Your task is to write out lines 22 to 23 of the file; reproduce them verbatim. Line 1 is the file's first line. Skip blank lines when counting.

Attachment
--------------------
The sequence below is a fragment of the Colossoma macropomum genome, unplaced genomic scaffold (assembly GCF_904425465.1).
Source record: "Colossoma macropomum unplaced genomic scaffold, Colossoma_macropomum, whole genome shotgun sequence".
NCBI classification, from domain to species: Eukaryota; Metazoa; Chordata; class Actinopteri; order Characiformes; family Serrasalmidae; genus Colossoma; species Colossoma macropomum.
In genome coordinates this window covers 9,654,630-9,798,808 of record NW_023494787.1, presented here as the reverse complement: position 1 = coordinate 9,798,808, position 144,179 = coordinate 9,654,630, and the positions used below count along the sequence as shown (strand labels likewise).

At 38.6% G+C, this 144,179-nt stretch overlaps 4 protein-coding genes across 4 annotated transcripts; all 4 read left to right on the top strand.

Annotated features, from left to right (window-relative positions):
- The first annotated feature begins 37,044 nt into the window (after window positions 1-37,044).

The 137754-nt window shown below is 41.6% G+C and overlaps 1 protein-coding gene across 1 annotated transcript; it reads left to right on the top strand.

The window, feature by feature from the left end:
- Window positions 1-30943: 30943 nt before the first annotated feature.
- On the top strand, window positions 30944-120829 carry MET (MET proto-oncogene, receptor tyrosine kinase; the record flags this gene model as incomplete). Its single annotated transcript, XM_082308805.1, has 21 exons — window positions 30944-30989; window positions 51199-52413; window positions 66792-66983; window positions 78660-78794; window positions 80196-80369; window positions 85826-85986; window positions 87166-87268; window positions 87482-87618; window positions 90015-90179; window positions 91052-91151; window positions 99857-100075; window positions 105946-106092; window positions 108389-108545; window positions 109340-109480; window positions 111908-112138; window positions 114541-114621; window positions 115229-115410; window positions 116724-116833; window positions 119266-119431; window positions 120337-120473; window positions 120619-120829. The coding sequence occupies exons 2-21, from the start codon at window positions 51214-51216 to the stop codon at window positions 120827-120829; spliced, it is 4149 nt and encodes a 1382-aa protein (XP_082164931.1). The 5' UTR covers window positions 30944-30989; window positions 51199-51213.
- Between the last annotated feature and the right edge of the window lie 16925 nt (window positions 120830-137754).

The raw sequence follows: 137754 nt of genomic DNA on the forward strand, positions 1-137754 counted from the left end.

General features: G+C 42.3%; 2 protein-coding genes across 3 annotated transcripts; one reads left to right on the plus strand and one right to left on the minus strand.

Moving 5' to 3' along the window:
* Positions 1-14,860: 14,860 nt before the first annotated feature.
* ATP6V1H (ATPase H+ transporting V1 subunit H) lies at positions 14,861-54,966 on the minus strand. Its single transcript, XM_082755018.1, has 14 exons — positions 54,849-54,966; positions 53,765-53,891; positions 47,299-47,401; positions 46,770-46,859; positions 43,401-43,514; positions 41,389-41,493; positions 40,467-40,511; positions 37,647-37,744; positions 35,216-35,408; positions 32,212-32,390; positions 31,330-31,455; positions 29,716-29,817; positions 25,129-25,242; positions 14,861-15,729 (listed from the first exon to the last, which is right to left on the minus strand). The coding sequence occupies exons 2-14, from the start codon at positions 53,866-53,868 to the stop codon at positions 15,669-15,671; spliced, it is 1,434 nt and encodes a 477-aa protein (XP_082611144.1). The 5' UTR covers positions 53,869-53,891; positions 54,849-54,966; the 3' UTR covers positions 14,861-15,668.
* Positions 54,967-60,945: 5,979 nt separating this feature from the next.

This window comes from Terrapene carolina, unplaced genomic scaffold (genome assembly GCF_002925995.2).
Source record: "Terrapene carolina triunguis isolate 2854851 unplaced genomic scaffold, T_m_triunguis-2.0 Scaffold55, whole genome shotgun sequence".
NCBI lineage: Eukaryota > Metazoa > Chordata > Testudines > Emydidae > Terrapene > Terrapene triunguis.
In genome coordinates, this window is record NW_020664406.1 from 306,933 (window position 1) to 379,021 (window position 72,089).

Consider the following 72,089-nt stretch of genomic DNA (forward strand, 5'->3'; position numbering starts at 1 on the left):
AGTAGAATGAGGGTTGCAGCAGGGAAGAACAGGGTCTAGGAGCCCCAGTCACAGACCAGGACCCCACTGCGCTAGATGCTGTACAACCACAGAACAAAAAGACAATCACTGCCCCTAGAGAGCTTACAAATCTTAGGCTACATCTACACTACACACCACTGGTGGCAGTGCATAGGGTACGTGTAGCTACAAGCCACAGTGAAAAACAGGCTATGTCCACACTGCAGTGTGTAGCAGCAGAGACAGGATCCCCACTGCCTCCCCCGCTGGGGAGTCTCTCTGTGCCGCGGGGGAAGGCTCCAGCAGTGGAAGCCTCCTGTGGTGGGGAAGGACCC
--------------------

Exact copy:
In genome coordinates, this window is record NW_020664406.1 from 306,933 (window position 1) to 379,021 (window position 72,089).

Consider the following 72,089-nt stretch of genomic DNA (forward strand, 5'->3'; position numbering starts at 1 on the left):